Not all fats are created equal. Eating foods that contain saturated fats can raise your blood cholesterol, particularly your LDL, or “bad” cholesterol. High levels of LDL cholesterol can increase your risk of heart disease and stroke. However, replacing those saturated fats in your diet with monounsaturated fats and polyunsaturated fats actually helps to protect your heart!
Sources of Saturated Fats:
Fatty beef, lamb, pork, poultry with skin, beef fat (tallow), lard, cream, butter, cheese, and other dairy products made from whole or reduced-fat milk, and tropical oils such as palm and coconut.
Sources of Monounsaturated Fats:
Avocado, nuts, olive oil, canola oil, peanut oil, safflower oil, and sesame oil.
Sources of Polyunsaturated Fats:
Soybean oil, corn oil, sunflower oil, walnuts, flaxseed, and fatty fish such as salmon, mackerel, herring and trout.
Even though mono- and poly-unsaturated fats are better for heart health, it’s important to remember that a little goes a long way. No matter what type, all fats contain nine calories per gram, while carbohydrates and protein contain just four calories per gram. Even though olive oil is more heart healthy than butter due to its lower saturated fat content, it is still a high-fat, high-calorie food. For example, one tablespoon of butter contains about 100 calories and 12 g of total fat, eight of which are saturated. One tablespoon of olive oil contains 120 calories and 14 g of total fat, 2 of which are saturated. Olive oil is clearly the healthier choice as it’s much lower in saturated fat, but you’ll still want to keep your portion size in check to avoid consuming too many calories.
The American Heart Association recommends that no more than 5% to 6% of calories should come from saturated fats. So if you eat 2,000 calories a day you should have no more than 11 to 13 g of saturated fat. In terms of total fat. no more than 20-35% of calories should come from fat daily, or 45 to 75 g. Your saturated fat intake is included as part of your total fat intake, not separate from it. When reading food labels, be sure to look at total fat, saturated fat, and serving size. If you’re eating double the serving size, you’re consuming double the amount of saturated fat.
So, what can you do to reduce your intake of saturated fat? Here are a couple suggestions and some recipes to try!
For Mexican night, replace your usual beef tacos with heart-healthy fish tacos! Fish are significantly lower in saturated fat and higher in heart-healthy omega-3 fatty acids. The recipe doesn’t call for cheese but does include heart- healthy fats from avocado. The blackening spice contains no sodium, unlike your typical store-bought taco seasonings.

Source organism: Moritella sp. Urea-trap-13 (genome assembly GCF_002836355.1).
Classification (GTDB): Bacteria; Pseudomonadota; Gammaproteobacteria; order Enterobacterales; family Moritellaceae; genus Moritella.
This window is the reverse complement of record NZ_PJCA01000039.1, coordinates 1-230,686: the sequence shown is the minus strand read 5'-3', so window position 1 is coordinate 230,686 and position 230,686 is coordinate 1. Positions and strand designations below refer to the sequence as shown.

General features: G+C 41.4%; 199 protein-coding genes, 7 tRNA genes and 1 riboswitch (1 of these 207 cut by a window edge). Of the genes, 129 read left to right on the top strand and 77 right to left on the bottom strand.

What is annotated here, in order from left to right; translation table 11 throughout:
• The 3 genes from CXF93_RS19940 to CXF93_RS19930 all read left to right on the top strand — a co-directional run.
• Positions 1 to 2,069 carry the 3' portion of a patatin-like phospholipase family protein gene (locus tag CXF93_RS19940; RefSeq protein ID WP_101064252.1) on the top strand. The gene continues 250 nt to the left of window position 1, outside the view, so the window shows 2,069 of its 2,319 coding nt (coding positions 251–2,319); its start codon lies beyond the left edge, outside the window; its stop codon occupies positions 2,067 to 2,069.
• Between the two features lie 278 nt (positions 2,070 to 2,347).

Grilled Fish Tacos with Mango Salsa
380 calories, 11g fat, 2g saturated fat per serving
1. Clean and oil a grill or grill pan thoroughly. Preheat to medium-high.
2. Make the mango salsa by combining the mango, avocado, red onion, cilantro, and the juice of one lime. Season to taste with salt and pepper.
3. Drizzle a light coating of oil over the fish, and rub on the blackening spice. Place the fish on the grill and cook, undisturbed, for 4 minutes. Carefully flip with a spatula and cook for another 4 minutes. Remove. Before turning off the grill, warm the tortillas directly on the surface for 1 to 2 minutes.
4. Divide the fish evenly among the warm tortillas, add a bit of cabbage, and spoon the salsa on top. Serve each taco with a wedge of lime and 1/2 cup of black beans spiked with cumin.
Using plant proteins such as beans and lentils instead of meat once or twice a week will help you to cut quite a bit of saturated fat out of your diet. An added bonus: plant proteins are high in fiber, antioxidants, and other nutrients in addition to being low in fat. Beans and lentils are also budget-friendly and easy to prepare. Be cautious of vegetarian recipes that call for large amounts of cheese, however, and remember you can always cut the amount in half or omit it altogether. Try these meatless recipes for dinner this week!
Sweet Potato & Black Bean Chili
Makes 4 servings, about 2 cups each
300 calories, 8g fat, 1 g saturated fat per serving
Mexican Stuffed Poblanos
Serves: 4 (serving size: 1 poblano and 1/3 cup salsa)
307 calories, 11 g fat, 4 g saturated fat per serving
Kassi Swallow is a Registered Dietitian and nutrition consultant with Harrington HealthCare System. She is passionate about healthy cooking, and believes cooking at home is one key element to an overall healthily life. Kassi has an interest in, and largely adopts, a plant-based lifestyle when it comes to eating. Kassi is married and living in Oxford, MA. She can be reached by email email@example.com or at 508-909-7779.